While foreign banking institutions had branches and representative offices in Vietnam starting in the late ‘80s, much of the landscape consisted of the State Bank of Vietnam (SBV), which originally operated as both a private and commercial bank.
In 1990, the SBV produced four offshoot state-owned commercial banks (SOCBs), each focusing on particular sectors of business: Vietinbank took care of the industrial business, Agribank focused on the agricultural money, international trade was taken on by Vietcombank and infrastructure development was handled by BIDV.
When Vietnam joined the WTO in 2007, foreign credit unions could begin to apply for 100 percent ownership in Vietnam, an attractive prospect for countries like South Korea, which was (and still is) investing billions of dollars in Vietnam every year. As Maxfield Brown, Editorial and Research Specialist at Dezan Shira & Associates told us,
“The big foreign banks that are in the country, they’re primarily focused on the commercial perspective on the biggest investors. They want to make sure that they’re targeting Nike when it comes into the country.”
Right now there are seven foreign banks operating independently in Vietnam:
As more multinational companies enter the market, more foreign banks are vying to be the eighth, Citibank in particular.
However, there are many more foreign banks that operate as representative branches – 49, according to the SBV’s website – and they offer most of the same services, depending on your needs.
Foreign banks are definitely a cause for worry for domestic banks, but not as much as you might think. For one thing, local banks know the market better than any foreign bank could, and name recognition goes a long way in Vietnam.
This has prompted some foreign banks to become strategic investors instead of direct competitors. This option is becoming ever more attractive as the investment cap has been increased from 15 percent to 20 percent thanks to the recent adoption of Decree 01.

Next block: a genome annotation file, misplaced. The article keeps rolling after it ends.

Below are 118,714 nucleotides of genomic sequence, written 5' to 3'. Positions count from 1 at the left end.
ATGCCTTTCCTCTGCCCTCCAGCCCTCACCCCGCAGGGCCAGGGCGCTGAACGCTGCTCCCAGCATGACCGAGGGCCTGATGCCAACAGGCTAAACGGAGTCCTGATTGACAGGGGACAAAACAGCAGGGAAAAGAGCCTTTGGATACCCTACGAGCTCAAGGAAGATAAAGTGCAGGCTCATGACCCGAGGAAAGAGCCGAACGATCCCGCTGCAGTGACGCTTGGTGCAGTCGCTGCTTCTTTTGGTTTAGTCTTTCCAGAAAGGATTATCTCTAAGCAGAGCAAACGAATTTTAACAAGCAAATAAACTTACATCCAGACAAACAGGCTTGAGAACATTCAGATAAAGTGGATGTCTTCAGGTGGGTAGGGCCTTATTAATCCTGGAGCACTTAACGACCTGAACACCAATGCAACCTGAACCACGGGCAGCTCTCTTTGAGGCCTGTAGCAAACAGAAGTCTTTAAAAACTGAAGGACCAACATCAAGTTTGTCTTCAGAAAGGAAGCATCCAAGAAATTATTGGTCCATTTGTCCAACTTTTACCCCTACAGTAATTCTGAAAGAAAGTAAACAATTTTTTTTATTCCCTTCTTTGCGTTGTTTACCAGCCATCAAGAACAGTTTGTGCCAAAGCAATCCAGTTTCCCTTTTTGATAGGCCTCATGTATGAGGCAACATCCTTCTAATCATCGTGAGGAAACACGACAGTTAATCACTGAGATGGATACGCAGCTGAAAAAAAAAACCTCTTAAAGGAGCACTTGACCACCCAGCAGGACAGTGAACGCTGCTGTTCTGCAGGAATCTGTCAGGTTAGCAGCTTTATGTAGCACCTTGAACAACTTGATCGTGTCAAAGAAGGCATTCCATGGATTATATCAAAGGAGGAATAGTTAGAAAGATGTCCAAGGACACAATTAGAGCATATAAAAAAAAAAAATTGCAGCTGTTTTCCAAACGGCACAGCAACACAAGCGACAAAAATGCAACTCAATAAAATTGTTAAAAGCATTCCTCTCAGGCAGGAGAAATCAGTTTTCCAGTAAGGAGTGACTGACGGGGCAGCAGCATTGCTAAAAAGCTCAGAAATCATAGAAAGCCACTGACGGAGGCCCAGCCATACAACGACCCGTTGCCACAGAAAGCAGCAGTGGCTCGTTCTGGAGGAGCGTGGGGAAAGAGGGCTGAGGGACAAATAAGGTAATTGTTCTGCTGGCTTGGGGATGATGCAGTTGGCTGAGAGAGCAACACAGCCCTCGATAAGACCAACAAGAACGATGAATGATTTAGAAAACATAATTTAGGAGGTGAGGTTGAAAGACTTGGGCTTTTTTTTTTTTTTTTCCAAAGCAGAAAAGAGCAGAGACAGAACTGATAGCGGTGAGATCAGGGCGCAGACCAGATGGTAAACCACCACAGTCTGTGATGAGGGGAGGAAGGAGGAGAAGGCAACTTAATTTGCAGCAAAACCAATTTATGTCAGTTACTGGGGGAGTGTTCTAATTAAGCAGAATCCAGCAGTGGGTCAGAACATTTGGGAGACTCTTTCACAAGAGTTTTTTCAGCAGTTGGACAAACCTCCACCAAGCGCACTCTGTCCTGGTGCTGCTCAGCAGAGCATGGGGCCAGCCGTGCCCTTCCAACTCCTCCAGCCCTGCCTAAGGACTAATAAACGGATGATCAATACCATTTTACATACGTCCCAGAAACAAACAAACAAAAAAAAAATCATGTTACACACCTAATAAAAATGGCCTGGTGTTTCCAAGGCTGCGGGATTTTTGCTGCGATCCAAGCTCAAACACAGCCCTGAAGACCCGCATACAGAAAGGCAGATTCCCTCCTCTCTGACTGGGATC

Japan, which has no independent bank in Vietnam but is the second-largest foreign direct investment (FDI) presence, is the best example of this. Brown considers this a long-term plan, and a good one at that:
“Over time the threshold for investments is going to go up, and maybe 10 or 15 years down the line they might own those banks outright.”
So, say you’re opening a business and you’re trying to find the right bank that suits your fledgling company’s needs. You might think that a foreign-owned bank, which has more capital, a better reputation and international experience than a Vietnamese bank, is the way to go. Well, you’re probably wrong.
It all depends on the needs of your business. If you control a large company with sales overseas, sure, a foreign bank is probably your best bet. They’ll offer you more international coverage and provide easier ways to ship money back to your home base, if it happens to be abroad.
However, if you’re looking to open a small or medium-sized enterprise (SME) in Vietnam, a domestic bank is probably a better choice. As Brown reasons,
“If you don’t need to send your money out of the country all the time, and if you’re perfectly happy growing your business domestically, then Vietnamese banks are going to be much more interested in retaining your business.”
You might receive more attention than you would at a larger, international bank, since these banks are often subject to reporting requirements in their home markets that can slow the delivery of key services in Vietnam. Here are Asiamoney’s Cash Management Poll 2016 winners for the top banks for small businesses, both foreign and domestic.